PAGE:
Now what I don't know--and I would love to find research on this--is how that affects the ongoing learning rates, if you already start at a good place. One of the reasons I'm excited about where we stand is because once we see the value of economies of learning, not just economies of scale, once we start to acknowledge something that I think economists have known for such a long time, which is that technology has compounded knowledge, we can find ourselves at a point where we can drive these social outcomes, which I mean in the pure economic sense--right? welfare, prosperity--in ways that are not left to the spirits of arbitrary decisions.

And, I think this insight that was an insight for me and your peers had known for a long time about a decade ago, has really electrified me about how I feel about the next 20 or 30 years and what it might mean for the state of humans and humanity.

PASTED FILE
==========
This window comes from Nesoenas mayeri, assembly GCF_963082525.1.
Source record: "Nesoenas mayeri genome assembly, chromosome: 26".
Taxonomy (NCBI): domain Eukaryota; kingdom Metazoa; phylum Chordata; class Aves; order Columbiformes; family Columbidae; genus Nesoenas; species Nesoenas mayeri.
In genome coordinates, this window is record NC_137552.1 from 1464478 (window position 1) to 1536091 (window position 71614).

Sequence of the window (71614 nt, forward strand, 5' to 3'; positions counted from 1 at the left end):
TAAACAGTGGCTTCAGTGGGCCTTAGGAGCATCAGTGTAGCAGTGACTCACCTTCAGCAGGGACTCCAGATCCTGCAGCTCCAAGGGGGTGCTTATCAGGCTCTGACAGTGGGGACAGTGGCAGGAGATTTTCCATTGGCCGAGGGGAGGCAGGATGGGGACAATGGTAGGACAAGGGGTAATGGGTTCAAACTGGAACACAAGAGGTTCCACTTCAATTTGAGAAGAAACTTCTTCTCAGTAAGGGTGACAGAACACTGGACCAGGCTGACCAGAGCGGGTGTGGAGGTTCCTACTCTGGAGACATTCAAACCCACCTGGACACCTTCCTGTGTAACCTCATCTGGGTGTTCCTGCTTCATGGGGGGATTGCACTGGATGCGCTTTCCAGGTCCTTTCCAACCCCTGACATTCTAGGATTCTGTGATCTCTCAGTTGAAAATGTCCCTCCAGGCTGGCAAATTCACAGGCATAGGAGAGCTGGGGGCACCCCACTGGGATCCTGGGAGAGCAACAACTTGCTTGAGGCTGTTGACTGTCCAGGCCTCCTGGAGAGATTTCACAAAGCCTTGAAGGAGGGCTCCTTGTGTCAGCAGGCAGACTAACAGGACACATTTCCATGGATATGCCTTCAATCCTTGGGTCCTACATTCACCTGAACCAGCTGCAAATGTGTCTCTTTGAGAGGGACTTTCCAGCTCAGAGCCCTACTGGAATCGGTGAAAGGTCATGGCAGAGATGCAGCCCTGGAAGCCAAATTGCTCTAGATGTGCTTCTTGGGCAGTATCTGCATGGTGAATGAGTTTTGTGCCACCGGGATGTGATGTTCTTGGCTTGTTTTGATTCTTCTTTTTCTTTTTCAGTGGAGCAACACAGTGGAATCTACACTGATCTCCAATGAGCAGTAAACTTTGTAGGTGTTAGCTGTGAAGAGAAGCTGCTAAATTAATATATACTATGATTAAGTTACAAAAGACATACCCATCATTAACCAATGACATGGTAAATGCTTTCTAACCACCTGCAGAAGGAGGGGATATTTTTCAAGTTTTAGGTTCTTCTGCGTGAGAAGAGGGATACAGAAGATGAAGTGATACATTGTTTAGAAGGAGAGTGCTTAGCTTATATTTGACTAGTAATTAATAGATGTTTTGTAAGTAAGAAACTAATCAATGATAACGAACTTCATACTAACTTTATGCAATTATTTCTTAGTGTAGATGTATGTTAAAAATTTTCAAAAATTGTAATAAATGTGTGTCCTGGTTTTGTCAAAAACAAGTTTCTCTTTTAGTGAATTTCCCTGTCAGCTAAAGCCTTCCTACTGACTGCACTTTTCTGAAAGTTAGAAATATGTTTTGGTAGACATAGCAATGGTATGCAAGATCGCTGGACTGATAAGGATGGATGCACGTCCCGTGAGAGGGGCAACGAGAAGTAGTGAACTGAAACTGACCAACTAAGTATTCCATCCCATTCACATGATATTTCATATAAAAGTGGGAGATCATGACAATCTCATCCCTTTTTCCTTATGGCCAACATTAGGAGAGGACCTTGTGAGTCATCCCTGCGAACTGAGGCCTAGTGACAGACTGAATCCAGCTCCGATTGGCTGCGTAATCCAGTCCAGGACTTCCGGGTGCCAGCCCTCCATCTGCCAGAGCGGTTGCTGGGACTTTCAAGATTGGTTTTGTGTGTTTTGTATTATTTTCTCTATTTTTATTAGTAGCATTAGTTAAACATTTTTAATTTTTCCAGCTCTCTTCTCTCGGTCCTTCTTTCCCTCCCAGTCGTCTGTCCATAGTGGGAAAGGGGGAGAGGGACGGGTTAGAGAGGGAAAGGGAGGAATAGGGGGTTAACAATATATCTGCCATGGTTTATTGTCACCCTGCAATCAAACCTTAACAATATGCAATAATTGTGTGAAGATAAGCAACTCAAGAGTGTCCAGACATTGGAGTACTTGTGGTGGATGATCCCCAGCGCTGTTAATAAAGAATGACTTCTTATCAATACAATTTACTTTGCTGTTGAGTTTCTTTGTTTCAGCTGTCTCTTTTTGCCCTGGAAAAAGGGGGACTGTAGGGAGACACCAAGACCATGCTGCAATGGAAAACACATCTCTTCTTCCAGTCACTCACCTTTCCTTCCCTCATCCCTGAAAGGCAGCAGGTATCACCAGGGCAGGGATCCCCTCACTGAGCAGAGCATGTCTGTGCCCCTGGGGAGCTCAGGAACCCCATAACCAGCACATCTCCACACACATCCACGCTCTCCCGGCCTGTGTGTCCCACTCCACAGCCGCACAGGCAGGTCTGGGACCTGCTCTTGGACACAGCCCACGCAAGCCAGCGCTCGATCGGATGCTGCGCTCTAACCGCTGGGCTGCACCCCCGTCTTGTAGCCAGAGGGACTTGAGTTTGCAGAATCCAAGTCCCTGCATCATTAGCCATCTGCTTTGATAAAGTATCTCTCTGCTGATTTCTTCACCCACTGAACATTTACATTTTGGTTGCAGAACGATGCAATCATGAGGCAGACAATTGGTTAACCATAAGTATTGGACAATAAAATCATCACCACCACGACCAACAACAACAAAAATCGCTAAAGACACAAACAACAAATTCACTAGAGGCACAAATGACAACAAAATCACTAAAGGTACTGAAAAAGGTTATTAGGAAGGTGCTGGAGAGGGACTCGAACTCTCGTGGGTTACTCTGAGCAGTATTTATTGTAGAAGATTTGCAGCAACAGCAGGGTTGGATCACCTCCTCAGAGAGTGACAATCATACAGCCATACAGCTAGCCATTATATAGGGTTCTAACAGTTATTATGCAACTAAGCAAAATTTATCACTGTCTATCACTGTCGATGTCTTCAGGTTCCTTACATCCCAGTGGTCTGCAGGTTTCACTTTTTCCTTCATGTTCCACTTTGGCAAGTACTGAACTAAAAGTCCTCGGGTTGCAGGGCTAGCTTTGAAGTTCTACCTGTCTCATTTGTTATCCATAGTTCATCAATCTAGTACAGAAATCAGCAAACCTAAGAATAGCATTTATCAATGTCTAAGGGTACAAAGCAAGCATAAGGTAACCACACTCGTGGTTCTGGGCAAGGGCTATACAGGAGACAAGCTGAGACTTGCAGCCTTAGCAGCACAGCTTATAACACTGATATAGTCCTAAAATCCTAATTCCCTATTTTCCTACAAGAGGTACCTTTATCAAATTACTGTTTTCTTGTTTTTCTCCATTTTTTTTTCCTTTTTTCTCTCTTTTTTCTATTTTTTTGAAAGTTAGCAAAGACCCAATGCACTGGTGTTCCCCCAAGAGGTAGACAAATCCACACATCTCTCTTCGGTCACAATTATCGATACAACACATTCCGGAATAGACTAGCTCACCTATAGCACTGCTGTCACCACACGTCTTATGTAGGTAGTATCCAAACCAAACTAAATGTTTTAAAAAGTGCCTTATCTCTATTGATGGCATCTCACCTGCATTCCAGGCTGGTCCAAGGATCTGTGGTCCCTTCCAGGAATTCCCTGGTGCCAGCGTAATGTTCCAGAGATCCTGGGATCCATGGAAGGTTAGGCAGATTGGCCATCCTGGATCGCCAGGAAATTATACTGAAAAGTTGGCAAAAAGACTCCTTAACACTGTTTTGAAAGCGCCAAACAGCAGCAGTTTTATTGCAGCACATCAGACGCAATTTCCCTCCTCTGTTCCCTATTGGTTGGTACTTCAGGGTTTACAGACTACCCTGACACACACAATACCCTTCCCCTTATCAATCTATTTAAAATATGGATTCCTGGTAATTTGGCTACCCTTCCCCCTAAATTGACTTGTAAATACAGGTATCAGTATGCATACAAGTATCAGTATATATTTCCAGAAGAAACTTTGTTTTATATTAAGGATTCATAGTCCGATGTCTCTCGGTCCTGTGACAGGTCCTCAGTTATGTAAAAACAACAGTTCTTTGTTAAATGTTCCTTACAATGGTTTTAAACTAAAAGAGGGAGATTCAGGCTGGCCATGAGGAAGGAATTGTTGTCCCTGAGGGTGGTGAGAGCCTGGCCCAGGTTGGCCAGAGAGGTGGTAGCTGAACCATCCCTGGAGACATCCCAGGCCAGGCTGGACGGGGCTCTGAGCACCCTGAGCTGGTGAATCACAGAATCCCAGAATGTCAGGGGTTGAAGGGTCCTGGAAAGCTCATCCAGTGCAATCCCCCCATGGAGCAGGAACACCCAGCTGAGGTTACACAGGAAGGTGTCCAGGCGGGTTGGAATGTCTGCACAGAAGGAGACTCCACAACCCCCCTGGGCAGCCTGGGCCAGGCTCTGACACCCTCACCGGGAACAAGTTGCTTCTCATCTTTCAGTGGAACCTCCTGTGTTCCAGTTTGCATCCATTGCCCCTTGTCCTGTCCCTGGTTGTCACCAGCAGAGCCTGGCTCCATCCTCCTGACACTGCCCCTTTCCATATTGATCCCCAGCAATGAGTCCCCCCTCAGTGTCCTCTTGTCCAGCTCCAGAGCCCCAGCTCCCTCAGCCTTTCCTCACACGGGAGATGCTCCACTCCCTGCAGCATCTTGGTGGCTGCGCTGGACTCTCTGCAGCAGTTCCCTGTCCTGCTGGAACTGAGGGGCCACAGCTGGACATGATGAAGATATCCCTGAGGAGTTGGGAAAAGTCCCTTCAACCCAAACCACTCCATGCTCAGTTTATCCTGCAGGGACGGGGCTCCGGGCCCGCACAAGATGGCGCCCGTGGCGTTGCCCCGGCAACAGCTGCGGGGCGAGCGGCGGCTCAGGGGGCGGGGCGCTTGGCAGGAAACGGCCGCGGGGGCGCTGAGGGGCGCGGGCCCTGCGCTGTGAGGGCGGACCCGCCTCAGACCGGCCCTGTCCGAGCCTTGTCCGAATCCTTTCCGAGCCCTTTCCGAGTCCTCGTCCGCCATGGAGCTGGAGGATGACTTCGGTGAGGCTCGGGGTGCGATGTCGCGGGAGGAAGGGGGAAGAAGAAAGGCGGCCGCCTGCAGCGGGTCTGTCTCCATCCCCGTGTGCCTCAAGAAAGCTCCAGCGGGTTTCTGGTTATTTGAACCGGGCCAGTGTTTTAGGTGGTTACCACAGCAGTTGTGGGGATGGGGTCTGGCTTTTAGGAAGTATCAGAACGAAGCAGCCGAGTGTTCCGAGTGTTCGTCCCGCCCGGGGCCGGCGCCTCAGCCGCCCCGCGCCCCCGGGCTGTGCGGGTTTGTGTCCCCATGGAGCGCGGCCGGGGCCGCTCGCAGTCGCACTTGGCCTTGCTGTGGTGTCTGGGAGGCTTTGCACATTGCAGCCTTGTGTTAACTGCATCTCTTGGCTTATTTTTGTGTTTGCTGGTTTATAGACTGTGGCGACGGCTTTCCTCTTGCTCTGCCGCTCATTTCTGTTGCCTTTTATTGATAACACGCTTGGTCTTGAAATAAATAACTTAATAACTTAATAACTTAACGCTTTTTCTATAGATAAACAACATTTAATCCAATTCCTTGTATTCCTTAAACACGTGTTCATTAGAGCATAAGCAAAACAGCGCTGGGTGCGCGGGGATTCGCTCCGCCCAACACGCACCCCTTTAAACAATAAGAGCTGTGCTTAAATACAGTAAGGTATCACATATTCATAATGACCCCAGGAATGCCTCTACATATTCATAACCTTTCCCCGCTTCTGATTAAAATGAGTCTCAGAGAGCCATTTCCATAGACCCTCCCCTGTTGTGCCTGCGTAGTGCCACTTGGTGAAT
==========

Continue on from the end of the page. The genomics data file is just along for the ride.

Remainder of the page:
Russ Roberts: Well, let's talk about that a little bit. Your book is, in a sense, out of date. Was written in 1921--

Azeem Azhar: 2021.

Russ Roberts: 2021.

Azeem Azhar: Feels like 1921 now.

Russ Roberts: Yeah. Yeah. It was written two and a half or so years ago, or published two and a half years ago.

For better or for worse, most of it hasn't changed at all. It is in that sense a tragically timeless book in the following sense. There's two themes of the book. The first theme is that these technologies, both in the world of silicon and also in the world of physical processes are speeding up. So, you focus on computing, energy, biology, and manufacturing. I assume--I'll let you talk in a sec--but I assume all those trends have just continued.

The second part of the book is our ability to cope with this change has--we haven't kept up. You call it the exponential gap. You talk about regulation, you talk about norms, legal systems like copyright. And, you suggest lots of interesting ways that we might respond to this changing world we're in and how the world that we have of regulation, copyright, intellectual property, and norms or institutions and so on isn't keeping up. But, not much has changed there. It seems to me that we've not made much progress at all in how to cope with this change.